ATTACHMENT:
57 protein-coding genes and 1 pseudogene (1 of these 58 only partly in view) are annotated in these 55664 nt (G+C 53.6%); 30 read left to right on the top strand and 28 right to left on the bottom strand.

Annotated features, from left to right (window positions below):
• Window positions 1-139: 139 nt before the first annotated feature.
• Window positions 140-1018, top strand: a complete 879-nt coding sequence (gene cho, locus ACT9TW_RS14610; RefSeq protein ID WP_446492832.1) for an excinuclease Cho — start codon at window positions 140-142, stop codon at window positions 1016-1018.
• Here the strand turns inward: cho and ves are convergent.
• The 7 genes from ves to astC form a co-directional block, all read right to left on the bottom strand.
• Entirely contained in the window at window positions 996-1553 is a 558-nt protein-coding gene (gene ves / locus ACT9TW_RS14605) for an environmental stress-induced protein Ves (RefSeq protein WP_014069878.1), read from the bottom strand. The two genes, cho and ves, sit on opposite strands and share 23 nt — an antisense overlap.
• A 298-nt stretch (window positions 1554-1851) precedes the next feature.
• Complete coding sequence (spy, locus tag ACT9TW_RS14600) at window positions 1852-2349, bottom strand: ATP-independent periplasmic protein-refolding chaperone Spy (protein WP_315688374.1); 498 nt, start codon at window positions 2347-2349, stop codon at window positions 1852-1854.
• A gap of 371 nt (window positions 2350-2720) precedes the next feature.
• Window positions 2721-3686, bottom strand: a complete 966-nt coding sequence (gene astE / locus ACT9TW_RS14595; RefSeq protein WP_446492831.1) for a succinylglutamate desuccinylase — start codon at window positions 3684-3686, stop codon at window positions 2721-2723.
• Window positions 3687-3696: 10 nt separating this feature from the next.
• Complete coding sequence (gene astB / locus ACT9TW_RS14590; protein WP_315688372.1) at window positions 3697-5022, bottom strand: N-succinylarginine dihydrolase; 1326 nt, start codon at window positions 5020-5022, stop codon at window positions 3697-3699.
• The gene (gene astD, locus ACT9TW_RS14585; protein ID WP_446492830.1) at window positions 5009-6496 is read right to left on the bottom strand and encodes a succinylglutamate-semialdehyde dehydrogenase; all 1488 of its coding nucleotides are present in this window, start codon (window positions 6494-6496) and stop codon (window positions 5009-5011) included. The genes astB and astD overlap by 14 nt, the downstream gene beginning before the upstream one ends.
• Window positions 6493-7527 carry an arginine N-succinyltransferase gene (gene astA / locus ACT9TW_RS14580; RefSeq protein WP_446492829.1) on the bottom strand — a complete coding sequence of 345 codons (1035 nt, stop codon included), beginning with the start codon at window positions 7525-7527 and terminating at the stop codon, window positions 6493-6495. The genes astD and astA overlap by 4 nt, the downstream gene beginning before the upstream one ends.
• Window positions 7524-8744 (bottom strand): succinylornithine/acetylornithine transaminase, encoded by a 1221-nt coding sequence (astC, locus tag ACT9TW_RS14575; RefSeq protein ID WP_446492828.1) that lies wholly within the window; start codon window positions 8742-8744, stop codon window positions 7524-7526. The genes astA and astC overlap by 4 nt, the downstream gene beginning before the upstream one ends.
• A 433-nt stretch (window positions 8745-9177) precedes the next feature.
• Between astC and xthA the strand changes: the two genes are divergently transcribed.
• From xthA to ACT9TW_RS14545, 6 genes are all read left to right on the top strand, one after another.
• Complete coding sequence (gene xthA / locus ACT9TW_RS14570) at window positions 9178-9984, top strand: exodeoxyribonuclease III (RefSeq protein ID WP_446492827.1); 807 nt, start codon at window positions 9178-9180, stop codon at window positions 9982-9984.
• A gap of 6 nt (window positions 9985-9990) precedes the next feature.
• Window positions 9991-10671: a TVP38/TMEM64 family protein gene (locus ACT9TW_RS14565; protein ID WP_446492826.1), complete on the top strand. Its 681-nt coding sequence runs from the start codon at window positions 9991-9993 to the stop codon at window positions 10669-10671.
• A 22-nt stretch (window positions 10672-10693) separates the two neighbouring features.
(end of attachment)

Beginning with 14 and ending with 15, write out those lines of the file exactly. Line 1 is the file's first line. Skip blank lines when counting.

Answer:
• The gene (gene astD, locus ACT9TW_RS14585; protein ID WP_446492830.1) at window positions 5009-6496 is read right to left on the bottom strand and encodes a succinylglutamate-semialdehyde dehydrogenase; all 1488 of its coding nucleotides are present in this window, start codon (window positions 6494-6496) and stop codon (window positions 5009-5011) included. The genes astB and astD overlap by 14 nt, the downstream gene beginning before the upstream one ends.
• Window positions 6493-7527 carry an arginine N-succinyltransferase gene (gene astA / locus ACT9TW_RS14580; RefSeq protein WP_446492829.1) on the bottom strand — a complete coding sequence of 345 codons (1035 nt, stop codon included), beginning with the start codon at window positions 7525-7527 and terminating at the stop codon, window positions 6493-6495. The genes astD and astA overlap by 4 nt, the downstream gene beginning before the upstream one ends.